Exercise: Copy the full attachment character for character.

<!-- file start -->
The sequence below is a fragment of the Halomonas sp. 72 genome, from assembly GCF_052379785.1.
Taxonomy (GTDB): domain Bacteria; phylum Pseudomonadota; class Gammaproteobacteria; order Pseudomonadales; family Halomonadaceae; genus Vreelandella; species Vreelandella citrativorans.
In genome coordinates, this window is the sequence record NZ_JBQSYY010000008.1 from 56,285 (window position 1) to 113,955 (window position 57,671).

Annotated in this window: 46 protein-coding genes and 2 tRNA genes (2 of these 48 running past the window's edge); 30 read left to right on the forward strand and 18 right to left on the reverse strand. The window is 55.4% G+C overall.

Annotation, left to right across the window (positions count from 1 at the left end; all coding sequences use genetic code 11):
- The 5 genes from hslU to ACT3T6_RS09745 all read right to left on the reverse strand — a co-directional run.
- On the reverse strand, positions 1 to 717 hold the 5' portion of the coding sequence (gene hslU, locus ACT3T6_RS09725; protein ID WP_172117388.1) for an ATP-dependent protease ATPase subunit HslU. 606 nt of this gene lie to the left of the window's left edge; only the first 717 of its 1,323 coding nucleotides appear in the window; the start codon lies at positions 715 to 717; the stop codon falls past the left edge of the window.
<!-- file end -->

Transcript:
The sequence below is a fragment of the Halomonas sp. 72 genome, from assembly GCF_052379785.1.
Taxonomy (GTDB): domain Bacteria; phylum Pseudomonadota; class Gammaproteobacteria; order Pseudomonadales; family Halomonadaceae; genus Vreelandella; species Vreelandella citrativorans.
In genome coordinates, this window is the sequence record NZ_JBQSYY010000008.1 from 56,285 (window position 1) to 113,955 (window position 57,671).

Annotated in this window: 46 protein-coding genes and 2 tRNA genes (2 of these 48 running past the window's edge); 30 read left to right on the forward strand and 18 right to left on the reverse strand. The window is 55.4% G+C overall.

Annotation, left to right across the window (positions count from 1 at the left end; all coding sequences use genetic code 11):
- The 5 genes from hslU to ACT3T6_RS09745 all read right to left on the reverse strand — a co-directional run.
- On the reverse strand, positions 1 to 717 hold the 5' portion of the coding sequence (gene hslU, locus ACT3T6_RS09725; protein ID WP_172117388.1) for an ATP-dependent protease ATPase subunit HslU. 606 nt of this gene lie to the left of the window's left edge; only the first 717 of its 1,323 coding nucleotides appear in the window; the start codon lies at positions 715 to 717; the stop codon falls past the left edge of the window.